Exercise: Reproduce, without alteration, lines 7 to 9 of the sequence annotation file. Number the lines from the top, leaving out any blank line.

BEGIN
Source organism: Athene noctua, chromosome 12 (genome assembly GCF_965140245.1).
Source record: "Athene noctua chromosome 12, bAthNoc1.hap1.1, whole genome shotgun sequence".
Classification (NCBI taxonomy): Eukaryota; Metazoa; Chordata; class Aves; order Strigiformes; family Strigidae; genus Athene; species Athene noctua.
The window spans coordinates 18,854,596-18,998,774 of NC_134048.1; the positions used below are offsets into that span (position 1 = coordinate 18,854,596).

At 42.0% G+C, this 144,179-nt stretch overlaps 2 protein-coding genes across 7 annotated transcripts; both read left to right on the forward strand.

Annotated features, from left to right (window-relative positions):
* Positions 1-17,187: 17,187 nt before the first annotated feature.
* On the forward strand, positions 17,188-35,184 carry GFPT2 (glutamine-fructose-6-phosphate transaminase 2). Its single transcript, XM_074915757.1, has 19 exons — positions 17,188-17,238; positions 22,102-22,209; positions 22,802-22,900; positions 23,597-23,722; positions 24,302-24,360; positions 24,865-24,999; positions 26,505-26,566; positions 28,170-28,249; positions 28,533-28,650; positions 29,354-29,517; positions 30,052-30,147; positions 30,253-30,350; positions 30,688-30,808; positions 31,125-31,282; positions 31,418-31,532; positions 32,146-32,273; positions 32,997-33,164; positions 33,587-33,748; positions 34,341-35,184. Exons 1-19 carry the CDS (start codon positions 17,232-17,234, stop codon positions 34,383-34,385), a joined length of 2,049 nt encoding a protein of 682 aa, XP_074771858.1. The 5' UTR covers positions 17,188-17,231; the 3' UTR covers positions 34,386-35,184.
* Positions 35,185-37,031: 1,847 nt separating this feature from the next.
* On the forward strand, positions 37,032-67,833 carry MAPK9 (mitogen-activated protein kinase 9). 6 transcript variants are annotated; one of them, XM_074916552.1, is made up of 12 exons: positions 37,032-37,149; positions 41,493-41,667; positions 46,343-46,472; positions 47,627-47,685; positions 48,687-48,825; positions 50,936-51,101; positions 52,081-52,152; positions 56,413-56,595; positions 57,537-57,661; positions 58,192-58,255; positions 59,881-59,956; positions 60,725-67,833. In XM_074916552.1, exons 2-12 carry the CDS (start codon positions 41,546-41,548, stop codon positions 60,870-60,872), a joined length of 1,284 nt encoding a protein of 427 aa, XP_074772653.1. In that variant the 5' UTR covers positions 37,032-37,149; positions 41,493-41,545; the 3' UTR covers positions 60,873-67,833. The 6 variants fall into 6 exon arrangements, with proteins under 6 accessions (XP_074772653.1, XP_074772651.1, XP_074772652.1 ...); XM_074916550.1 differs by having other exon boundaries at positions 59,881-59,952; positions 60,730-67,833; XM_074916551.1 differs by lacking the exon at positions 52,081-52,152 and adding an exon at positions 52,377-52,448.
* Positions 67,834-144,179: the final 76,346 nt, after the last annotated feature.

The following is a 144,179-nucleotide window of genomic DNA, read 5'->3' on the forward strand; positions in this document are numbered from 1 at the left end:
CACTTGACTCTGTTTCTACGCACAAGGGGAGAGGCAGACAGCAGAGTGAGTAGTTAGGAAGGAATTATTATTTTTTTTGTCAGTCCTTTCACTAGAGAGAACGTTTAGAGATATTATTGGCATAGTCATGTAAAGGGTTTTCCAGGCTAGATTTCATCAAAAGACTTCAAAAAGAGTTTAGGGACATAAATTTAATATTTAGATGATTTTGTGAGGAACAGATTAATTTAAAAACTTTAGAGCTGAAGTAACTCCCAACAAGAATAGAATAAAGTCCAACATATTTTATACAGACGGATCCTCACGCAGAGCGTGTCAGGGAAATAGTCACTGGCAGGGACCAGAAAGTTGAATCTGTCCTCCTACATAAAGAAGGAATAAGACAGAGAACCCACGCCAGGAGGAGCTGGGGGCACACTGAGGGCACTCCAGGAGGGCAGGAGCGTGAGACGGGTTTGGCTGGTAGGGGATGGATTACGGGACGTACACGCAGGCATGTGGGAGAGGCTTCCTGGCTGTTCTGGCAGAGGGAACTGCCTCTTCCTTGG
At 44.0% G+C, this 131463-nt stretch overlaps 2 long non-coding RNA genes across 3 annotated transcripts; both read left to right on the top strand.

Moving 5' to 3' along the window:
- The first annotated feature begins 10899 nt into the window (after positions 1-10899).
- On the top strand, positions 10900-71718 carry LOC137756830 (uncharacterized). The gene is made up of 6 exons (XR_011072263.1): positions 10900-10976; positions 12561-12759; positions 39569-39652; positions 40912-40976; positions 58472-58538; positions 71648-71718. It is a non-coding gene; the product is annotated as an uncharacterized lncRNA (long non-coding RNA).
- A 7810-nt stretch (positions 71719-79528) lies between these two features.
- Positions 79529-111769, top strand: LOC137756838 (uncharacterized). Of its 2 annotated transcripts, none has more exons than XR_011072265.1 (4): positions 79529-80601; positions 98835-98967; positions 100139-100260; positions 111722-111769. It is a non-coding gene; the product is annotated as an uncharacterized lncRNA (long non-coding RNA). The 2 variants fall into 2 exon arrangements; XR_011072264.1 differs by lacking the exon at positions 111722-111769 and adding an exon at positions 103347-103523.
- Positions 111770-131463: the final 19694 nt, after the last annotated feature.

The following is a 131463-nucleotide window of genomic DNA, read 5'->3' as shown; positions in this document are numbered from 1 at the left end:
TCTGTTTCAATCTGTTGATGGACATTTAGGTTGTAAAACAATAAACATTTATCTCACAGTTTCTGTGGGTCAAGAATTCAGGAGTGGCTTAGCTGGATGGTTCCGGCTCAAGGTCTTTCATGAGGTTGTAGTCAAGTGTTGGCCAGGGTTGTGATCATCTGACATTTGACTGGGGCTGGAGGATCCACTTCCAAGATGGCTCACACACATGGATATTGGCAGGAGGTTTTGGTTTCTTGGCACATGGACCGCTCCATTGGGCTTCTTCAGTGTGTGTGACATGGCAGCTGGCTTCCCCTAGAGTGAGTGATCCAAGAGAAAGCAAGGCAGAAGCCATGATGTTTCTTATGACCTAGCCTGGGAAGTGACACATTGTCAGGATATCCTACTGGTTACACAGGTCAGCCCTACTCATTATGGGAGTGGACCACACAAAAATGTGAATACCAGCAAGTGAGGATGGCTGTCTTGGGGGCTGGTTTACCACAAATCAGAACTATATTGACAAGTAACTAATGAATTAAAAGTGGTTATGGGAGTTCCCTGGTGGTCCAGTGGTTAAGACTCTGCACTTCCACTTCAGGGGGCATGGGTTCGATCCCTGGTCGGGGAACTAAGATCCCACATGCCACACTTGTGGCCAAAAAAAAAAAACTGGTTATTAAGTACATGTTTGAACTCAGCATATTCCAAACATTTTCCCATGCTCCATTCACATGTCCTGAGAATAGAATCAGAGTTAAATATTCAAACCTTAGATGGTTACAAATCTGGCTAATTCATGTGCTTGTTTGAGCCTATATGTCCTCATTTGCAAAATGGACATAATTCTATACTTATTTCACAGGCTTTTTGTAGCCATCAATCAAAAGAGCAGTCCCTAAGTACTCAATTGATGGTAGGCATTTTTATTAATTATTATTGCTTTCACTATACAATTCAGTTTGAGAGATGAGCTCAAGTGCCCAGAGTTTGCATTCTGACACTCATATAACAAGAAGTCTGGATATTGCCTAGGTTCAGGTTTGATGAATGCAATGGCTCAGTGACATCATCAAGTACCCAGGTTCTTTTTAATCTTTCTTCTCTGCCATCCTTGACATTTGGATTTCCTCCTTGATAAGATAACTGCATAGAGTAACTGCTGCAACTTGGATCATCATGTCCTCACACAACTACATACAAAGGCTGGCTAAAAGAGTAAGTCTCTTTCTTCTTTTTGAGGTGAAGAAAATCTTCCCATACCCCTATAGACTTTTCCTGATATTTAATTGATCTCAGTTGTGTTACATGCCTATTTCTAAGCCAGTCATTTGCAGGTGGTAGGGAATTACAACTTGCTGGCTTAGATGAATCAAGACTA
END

* Positions 1-17,187: 17,187 nt before the first annotated feature.
* On the forward strand, positions 17,188-35,184 carry GFPT2 (glutamine-fructose-6-phosphate transaminase 2). Its single transcript, XM_074915757.1, has 19 exons — positions 17,188-17,238; positions 22,102-22,209; positions 22,802-22,900; positions 23,597-23,722; positions 24,302-24,360; positions 24,865-24,999; positions 26,505-26,566; positions 28,170-28,249; positions 28,533-28,650; positions 29,354-29,517; positions 30,052-30,147; positions 30,253-30,350; positions 30,688-30,808; positions 31,125-31,282; positions 31,418-31,532; positions 32,146-32,273; positions 32,997-33,164; positions 33,587-33,748; positions 34,341-35,184. Exons 1-19 carry the CDS (start codon positions 17,232-17,234, stop codon positions 34,383-34,385), a joined length of 2,049 nt encoding a protein of 682 aa, XP_074771858.1. The 5' UTR covers positions 17,188-17,231; the 3' UTR covers positions 34,386-35,184.
* Positions 35,185-37,031: 1,847 nt separating this feature from the next.